IN THE SUPREME COURT OF MISSISSIPPI NO. 2002-KA-00450-SCT ODIS EMERY, JR. v. STATE OF MISSISSIPPI
DATE OF JUDGMENT: TRIAL JUDGE: COURT FROM WHICH APPEALED: ATTORNEY FOR APPELLANT: ATTORNEY FOR APPELLEE: DISTRICT ATTORNEY: NATURE OF THE CASE: DISPOSITION: MOTION FOR REHEARING FILED: MANDATE ISSUED:
2/22/2002 HON. RICHARD A. SMITH WASHINGTON COUNTY CIRCUIT COURT WILLIAM R. LABARRE OFFICE OF THE ATTORNEY GENERAL BY: DEIRDRE McCRORY FRANK CARLTON CRIMINAL - FELONY REVERSED AND REMANDED - 04/01/2004
EN BANC. DICKINSON, JUSTICE, FOR THE COURT:
Odis Emery, Jr., was tried before a jury in Washington County, Mississippi, on a charge
of burglary of a dwelling house. During trial, Emery took the stand, but did not testify on direct examination as to his whereabouts at the time the crime was committed. ¶2. On cross-examination, the prosecutor asked Emery where he was at the time the crime
was committed. Then, over objection, the prosecutor was allowed to cast suspicion on Emery by asking him why he had not told his story before.
The jury found Emery guilty, and he was sentenced to twenty years in the custody of the
Mississippi Department of Corrections. ¶4. Emery appeals and now asserts that the trial court committed reversible error by
allowing the prosecutor to impeach him for exercising his constitutional right to remain silent. We agree, and we reverse and remand for a new trial. FACTUAL BACKGROUND ¶5. On February 10, 2001, at approximately 9:00 p.m., police officers Taylor, Williams and
Maybell responded to a burglar alarm at 823 Simmons Street, in Hollandale, Washington County, Mississippi. There they discovered that someone had either pried or broken open the back door. Upon entering the house, officer Taylor discovered someone in the bathroom and ordered him to step out into the hallway and to place his hands on the wall. When the individual refused to comply, Taylor tried to push him against the wall. Something fell out of the suspect’s pocket onto the floor, causing Taylor to look down. When Taylor looked down, the individual then “swirled around.” Officer Taylor also turned, but the suspect’s hand hit Taylor’s wrist causing his gun to discharge. ¶6. The suspect fell to the ground claiming that he had been hit. Taylor used a flashlight to
check for a wound, and then stepped back to speak to another officer as to what they needed to do. The suspect then jumped up, dove through the kitchen window and escaped. Five days later, Emery was arrested and charged with burglary of a dwelling house. ¶7. Emery testified at trial, but no questions were asked on direct examination as to his
whereabouts at the time the alleged crime was committed.
On cross-examination by the prosecutor, the following exchange took place between
the prosecutor and Emery: Q. A. Q. All right. You say you weren’t there that night? No, I wasn’t. And I’m talking about the night of the 10th, February 10th at that house. Where were you? Saturday, approximately 10:30 that morning, me and a guy named Jerry Wright, we left and went to Leland to see a woman that raised me when I was coming up, like a big sister. Her name Pearl Young. We went over to her house that day, were taken there by her niece – I mean, her daughter and her son-in-law, d we did barbecue, . . . So the people that brought us to Leland, they left the party, . . . and we didn’t see them no more until about 10:30, 11:00 o’clock that night. That was the time they came back and picked us up and brought us back to Hollandale . . . . Okay. Today is February 19th. Would you agree with me?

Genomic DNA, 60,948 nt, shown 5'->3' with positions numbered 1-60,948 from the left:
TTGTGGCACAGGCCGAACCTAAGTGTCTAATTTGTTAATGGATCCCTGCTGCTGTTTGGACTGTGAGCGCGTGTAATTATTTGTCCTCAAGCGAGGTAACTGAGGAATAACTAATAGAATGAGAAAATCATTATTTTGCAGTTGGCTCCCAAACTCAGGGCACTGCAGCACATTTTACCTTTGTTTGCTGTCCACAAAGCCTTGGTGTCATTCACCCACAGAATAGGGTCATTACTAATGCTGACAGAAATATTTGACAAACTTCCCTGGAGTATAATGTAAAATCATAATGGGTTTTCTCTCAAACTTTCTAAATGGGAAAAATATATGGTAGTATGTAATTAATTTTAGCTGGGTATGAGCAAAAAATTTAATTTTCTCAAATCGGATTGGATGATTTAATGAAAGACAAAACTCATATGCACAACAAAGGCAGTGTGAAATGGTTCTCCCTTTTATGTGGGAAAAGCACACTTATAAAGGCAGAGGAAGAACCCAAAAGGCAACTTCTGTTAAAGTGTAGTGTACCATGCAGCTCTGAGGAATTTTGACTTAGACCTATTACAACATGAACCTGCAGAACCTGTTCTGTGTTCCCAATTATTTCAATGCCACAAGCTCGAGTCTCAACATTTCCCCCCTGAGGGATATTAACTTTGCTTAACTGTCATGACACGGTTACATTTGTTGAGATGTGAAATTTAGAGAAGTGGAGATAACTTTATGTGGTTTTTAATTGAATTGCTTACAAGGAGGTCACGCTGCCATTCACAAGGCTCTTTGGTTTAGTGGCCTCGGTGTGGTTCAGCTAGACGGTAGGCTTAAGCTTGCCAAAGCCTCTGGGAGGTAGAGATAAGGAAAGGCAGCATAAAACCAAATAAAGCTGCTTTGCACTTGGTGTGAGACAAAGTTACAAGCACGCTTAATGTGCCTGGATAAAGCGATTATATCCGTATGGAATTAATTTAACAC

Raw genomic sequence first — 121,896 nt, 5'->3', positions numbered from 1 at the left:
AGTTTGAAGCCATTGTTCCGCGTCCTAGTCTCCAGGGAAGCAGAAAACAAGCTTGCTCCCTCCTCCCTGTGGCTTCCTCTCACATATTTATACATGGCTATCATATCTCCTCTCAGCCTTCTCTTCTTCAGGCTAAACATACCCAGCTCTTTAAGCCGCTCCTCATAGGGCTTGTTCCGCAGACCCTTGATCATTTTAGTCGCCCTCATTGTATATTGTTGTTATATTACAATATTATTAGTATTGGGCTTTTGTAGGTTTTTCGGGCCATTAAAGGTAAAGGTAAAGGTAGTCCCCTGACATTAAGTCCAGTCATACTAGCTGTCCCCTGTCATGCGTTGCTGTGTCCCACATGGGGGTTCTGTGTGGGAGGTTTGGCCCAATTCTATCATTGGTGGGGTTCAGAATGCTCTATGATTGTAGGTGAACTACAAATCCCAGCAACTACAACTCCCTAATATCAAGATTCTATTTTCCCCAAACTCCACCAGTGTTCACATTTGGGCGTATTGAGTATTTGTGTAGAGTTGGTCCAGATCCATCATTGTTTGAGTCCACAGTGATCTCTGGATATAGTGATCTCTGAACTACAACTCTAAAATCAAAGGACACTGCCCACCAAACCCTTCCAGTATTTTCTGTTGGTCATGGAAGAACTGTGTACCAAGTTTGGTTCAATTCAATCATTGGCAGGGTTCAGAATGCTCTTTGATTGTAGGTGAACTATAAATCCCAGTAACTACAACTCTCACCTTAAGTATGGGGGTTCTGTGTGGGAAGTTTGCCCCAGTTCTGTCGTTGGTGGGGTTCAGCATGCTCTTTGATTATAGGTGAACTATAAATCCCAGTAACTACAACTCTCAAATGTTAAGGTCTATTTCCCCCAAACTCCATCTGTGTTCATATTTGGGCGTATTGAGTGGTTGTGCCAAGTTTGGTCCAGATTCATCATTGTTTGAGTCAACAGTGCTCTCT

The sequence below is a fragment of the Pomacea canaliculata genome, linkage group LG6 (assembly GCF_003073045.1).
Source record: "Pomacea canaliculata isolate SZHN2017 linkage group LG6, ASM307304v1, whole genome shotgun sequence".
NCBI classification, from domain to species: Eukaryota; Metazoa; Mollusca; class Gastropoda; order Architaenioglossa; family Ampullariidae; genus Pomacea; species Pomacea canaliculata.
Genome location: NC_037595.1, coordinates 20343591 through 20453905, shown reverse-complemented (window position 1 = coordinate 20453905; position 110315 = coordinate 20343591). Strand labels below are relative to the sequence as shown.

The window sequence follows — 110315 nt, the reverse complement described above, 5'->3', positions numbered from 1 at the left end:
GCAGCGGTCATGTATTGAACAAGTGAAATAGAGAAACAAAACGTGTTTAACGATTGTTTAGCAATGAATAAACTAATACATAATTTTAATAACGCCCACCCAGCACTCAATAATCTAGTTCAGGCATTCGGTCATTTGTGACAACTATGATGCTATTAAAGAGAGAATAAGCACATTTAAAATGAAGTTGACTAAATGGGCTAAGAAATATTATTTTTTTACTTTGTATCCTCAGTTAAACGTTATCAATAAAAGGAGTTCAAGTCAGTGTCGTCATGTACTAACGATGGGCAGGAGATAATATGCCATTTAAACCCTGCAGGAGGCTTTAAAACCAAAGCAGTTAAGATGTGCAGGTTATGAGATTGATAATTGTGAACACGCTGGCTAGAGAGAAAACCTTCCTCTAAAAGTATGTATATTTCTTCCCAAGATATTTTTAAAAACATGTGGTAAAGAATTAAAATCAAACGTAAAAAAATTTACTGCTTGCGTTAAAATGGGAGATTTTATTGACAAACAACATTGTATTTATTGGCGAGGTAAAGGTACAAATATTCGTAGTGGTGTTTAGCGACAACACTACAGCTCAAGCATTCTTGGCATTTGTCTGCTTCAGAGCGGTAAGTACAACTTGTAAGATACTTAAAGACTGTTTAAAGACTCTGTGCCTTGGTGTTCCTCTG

(emphasis added). At this point, the questioning was interrupted by Emery’s counsel, William R. Labarre: BY MR. LABARRE: Your honor, can we approach the bench? BY THE COURT: Yes. BY MR. LABARRE: The State did make a demand for intent to use an alibi defense. We did not offer an alibi. He is eliciting this information himself. I know where he is going with it because he has done it to my clients before, that how come you never told anybody anything up to this point . I would object to that line of questioning. He is not required to make any statement. He is not required to do anything. He has elicited the information about where he was. We did not present it. I think it’s improper cross-examination for him to try to badger him about the fact that he has not made any mention of this to anybody else up until this date. BY MR. GORE: I disagree, Your honor. That has always been allowed. It is a simple question. Why didn’t you tell the police this when you – I am going to say this is the first time you are telling this.
BY THE COURT: I’m going to allow this. ¶9. The questioning then resumed, as follows: A. Q. Yes. Thank you. Again, back to my question, would you agree with me that day is February 19th? Yes, I do agree. And that this burglary occurred, you were arrested on February 15 of 2001? A. Q. Yes. And this is the first time that you have ever made that statement or told that story, isn’t it? Upon my arrest, like I said, I was maced down, I was cuffed, forced to take pictures. I even asked the officer to let me speak to my lawyer before I even make any type of statement or anything. ... If you would, simply answer my question. In over a year’s time since you’ve been arrested, this is the first time that you’ve told that story; isn’t that correct? Talking about as far as where I was? Yes. No. Who did you tell the story to? My father knew about it, my family knew about it. If I’m not mistaken, the investigator – I told the investigator about it. What investigator? I think it’s my lawyer’s investigator, if I’m not mistaken.